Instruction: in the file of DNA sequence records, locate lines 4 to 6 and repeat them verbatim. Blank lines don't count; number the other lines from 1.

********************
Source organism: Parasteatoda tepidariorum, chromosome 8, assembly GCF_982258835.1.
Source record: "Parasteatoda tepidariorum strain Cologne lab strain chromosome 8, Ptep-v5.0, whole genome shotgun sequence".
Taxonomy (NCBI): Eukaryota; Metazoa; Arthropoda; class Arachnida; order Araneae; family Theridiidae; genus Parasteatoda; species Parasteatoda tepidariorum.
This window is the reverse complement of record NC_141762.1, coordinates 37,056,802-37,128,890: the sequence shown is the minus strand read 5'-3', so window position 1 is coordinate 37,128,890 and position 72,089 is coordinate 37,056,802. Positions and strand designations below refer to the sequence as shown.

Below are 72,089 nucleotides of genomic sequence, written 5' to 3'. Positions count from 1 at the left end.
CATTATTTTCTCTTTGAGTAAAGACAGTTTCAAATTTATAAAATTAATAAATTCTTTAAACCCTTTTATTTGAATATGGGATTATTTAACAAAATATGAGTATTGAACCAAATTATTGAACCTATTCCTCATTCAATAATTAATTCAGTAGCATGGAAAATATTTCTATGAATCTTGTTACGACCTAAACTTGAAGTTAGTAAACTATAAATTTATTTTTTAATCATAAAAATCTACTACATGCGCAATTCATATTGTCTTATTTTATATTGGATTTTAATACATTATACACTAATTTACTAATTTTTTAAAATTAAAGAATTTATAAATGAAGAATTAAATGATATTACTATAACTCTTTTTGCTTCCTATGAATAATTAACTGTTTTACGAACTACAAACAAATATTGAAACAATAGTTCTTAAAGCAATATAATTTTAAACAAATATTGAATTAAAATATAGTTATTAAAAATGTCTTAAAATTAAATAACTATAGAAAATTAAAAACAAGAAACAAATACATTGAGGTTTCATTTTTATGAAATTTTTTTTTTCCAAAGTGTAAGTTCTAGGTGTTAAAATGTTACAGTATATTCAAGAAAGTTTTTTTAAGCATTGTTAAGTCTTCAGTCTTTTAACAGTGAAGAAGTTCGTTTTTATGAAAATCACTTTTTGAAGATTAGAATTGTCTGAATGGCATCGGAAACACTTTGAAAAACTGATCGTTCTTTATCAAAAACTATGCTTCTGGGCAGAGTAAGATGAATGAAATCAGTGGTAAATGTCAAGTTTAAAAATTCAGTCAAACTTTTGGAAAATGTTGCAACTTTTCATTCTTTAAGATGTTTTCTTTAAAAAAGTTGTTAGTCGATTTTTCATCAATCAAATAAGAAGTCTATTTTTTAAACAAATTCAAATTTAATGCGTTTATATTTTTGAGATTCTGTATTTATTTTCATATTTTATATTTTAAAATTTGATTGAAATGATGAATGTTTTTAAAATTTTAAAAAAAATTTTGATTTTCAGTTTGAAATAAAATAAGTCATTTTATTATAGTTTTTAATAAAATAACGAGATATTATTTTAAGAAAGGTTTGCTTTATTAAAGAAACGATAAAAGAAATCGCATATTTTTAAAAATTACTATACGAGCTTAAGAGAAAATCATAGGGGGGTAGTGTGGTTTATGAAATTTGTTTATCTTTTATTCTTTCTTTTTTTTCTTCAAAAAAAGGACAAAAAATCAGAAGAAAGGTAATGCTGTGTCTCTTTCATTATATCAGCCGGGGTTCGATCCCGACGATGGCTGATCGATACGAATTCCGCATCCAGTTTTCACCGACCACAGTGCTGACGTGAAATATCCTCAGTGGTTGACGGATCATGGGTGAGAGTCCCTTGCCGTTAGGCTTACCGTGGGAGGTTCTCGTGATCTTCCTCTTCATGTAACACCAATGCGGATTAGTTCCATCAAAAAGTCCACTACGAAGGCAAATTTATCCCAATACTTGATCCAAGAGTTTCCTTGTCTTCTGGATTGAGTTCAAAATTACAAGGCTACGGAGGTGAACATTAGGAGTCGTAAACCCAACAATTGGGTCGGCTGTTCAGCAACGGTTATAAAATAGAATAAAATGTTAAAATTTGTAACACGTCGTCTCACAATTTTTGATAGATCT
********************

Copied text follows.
This window is the reverse complement of record NC_141762.1, coordinates 37,056,802-37,128,890: the sequence shown is the minus strand read 5'-3', so window position 1 is coordinate 37,128,890 and position 72,089 is coordinate 37,056,802. Positions and strand designations below refer to the sequence as shown.

Below are 72,089 nucleotides of genomic sequence, written 5' to 3'. Positions count from 1 at the left end.
CATTATTTTCTCTTTGAGTAAAGACAGTTTCAAATTTATAAAATTAATAAATTCTTTAAACCCTTTTATTTGAATATGGGATTATTTAACAAAATATGAGTATTGAACCAAATTATTGAACCTATTCCTCATTCAATAATTAATTCAGTAGCATGGAAAATATTTCTATGAATCTTGTTACGACCTAAACTTGAAGTTAGTAAACTATAAATTTATTTTTTAATCATAAAAATCTACTACATGCGCAATTCATATTGTCTTATTTTATATTGGATTTTAATACATTATACACTAATTTACTAATTTTTTAAAATTAAAGAATTTATAAATGAAGAATTAAATGATATTACTATAACTCTTTTTGCTTCCTATGAATAATTAACTGTTTTACGAACTACAAACAAATATTGAAACAATAGTTCTTAAAGCAATATAATTTTAAACAAATATTGAATTAAAATATAGTTATTAAAAATGTCTTAAAATTAAATAACTATAGAAAATTAAAAACAAGAAACAAATACATTGAGGTTTCATTTTTATGAAATTTTTTTTTTCCAAAGTGTAAGTTCTAGGTGTTAAAATGTTACAGTATATTCAAGAAAGTTTTTTTAAGCATTGTTAAGTCTTCAGTCTTTTAACAGTGAAGAAGTTCGTTTTTATGAAAATCACTTTTTGAAGATTAGAATTGTCTGAATGGCATCGGAAACACTTTGAAAAACTGATCGTTCTTTATCAAAAACTATGCTTCTGGGCAGAGTAAGATGAATGAAATCAGTGGTAAATGTCAAGTTTAAAAATTCAGTCAAACTTTTGGAAAATGTTGCAACTTTTCATTCTTTAAGATGTTTTCTTTAAAAAAGTTGTTAGTCGATTTTTCATCAATCAAATAAGAAGTCTATTTTTTAAACAAATTCAAATTTAATGCGTTTATATTTTTGAGATTCTGTATTTATTTTCATATTTTATATTTTAAAATTTGATTGAAATGATGAATGTTTTTAAAATTTTAAAAAAAATTTTGATTTTCAGTTTGAAATAAAATAAGTCATTTTATTATAGTTTTTAATAAAATAACGAGATATTATTTTAAGAAAGGTTTGCTTTATTAAAGAAACGATAAAAGAAATCGCATATTTTTAAAAATTACTATACGAGCTTAAGAGAAAATCATAGGGGGGTAGTGTGGTTTATGAAATTTGTTTATCTTTTATTCTTTCTTTTTTTTCTTCAAAAAAAGGACAAAAAATCAGAAGAAAGGTAATGCTGTGTCTCTTTCATTATATCAGCCGGGGTTCGATCCCGACGATGGCTGATCGATACGAATTCCGCATCCAGTTTTCACCGACCACAGTGCTGACGTGAAATATCCTCAGTGGTTGACGGATCATGGGTGAGAGTCCCTTGCCGTTAGGCTTACCGTGGGAGGTTCTCGTGATCTTCCTCTTCATGTAACACCAATGCGGATTAGTTCCATCAAAAAGTCCACTACGAAGGCAAATTTATCCCAATACTTGATCCAAGAGTTTCCTTGTCTTCTGGATTGAGTTCAAAATTACAAGGCTACGGAGGTGAACATTAGGAGTCGTAAACCCAACAATTGGGTCGGCTGTTCAGCAACGGTTATAAAATAGAATAAAATGTTAAAATTTGTAACACGTCGTCTCACAATTTTTGATAGATCT